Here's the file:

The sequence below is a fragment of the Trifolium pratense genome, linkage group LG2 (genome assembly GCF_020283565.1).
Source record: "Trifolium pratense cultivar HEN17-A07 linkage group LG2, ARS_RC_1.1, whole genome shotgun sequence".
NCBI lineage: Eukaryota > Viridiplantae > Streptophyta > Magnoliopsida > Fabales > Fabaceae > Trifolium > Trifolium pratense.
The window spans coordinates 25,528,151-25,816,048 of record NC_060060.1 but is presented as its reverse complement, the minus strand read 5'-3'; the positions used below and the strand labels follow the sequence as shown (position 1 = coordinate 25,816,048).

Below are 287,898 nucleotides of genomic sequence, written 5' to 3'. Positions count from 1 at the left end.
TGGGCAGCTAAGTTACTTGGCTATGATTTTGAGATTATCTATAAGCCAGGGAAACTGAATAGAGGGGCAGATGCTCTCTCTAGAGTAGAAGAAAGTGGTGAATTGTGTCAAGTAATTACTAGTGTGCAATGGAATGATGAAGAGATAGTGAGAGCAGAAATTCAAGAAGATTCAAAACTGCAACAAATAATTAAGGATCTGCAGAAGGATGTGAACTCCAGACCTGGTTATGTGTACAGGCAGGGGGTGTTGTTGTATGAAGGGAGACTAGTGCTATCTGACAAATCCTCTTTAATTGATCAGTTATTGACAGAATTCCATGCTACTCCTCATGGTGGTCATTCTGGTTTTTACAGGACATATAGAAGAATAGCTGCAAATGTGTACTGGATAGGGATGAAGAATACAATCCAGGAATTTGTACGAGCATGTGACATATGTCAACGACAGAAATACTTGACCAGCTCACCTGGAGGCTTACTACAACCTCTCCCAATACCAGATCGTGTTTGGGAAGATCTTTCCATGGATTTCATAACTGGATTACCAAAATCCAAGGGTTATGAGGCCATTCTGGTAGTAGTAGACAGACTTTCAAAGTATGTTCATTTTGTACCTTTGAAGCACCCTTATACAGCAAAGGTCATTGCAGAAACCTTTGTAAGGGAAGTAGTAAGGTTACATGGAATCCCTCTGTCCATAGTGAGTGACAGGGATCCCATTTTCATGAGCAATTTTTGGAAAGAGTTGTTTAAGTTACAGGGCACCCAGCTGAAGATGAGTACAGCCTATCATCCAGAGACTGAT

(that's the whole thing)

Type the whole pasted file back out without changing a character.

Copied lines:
The sequence below is a fragment of the Trifolium pratense genome, linkage group LG2 (genome assembly GCF_020283565.1).
Source record: "Trifolium pratense cultivar HEN17-A07 linkage group LG2, ARS_RC_1.1, whole genome shotgun sequence".
NCBI lineage: Eukaryota > Viridiplantae > Streptophyta > Magnoliopsida > Fabales > Fabaceae > Trifolium > Trifolium pratense.
The window spans coordinates 25,528,151-25,816,048 of record NC_060060.1 but is presented as its reverse complement, the minus strand read 5'-3'; the positions used below and the strand labels follow the sequence as shown (position 1 = coordinate 25,816,048).

Below are 287,898 nucleotides of genomic sequence, written 5' to 3'. Positions count from 1 at the left end.
TGGGCAGCTAAGTTACTTGGCTATGATTTTGAGATTATCTATAAGCCAGGGAAACTGAATAGAGGGGCAGATGCTCTCTCTAGAGTAGAAGAAAGTGGTGAATTGTGTCAAGTAATTACTAGTGTGCAATGGAATGATGAAGAGATAGTGAGAGCAGAAATTCAAGAAGATTCAAAACTGCAACAAATAATTAAGGATCTGCAGAAGGATGTGAACTCCAGACCTGGTTATGTGTACAGGCAGGGGGTGTTGTTGTATGAAGGGAGACTAGTGCTATCTGACAAATCCTCTTTAATTGATCAGTTATTGACAGAATTCCATGCTACTCCTCATGGTGGTCATTCTGGTTTTTACAGGACATATAGAAGAATAGCTGCAAATGTGTACTGGATAGGGATGAAGAATACAATCCAGGAATTTGTACGAGCATGTGACATATGTCAACGACAGAAATACTTGACCAGCTCACCTGGAGGCTTACTACAACCTCTCCCAATACCAGATCGTGTTTGGGAAGATCTTTCCATGGATTTCATAACTGGATTACCAAAATCCAAGGGTTATGAGGCCATTCTGGTAGTAGTAGACAGACTTTCAAAGTATGTTCATTTTGTACCTTTGAAGCACCCTTATACAGCAAAGGTCATTGCAGAAACCTTTGTAAGGGAAGTAGTAAGGTTACATGGAATCCCTCTGTCCATAGTGAGTGACAGGGATCCCATTTTCATGAGCAATTTTTGGAAAGAGTTGTTTAAGTTACAGGGCACCCAGCTGAAGATGAGTACAGCCTATCATCCAGAGACTGAT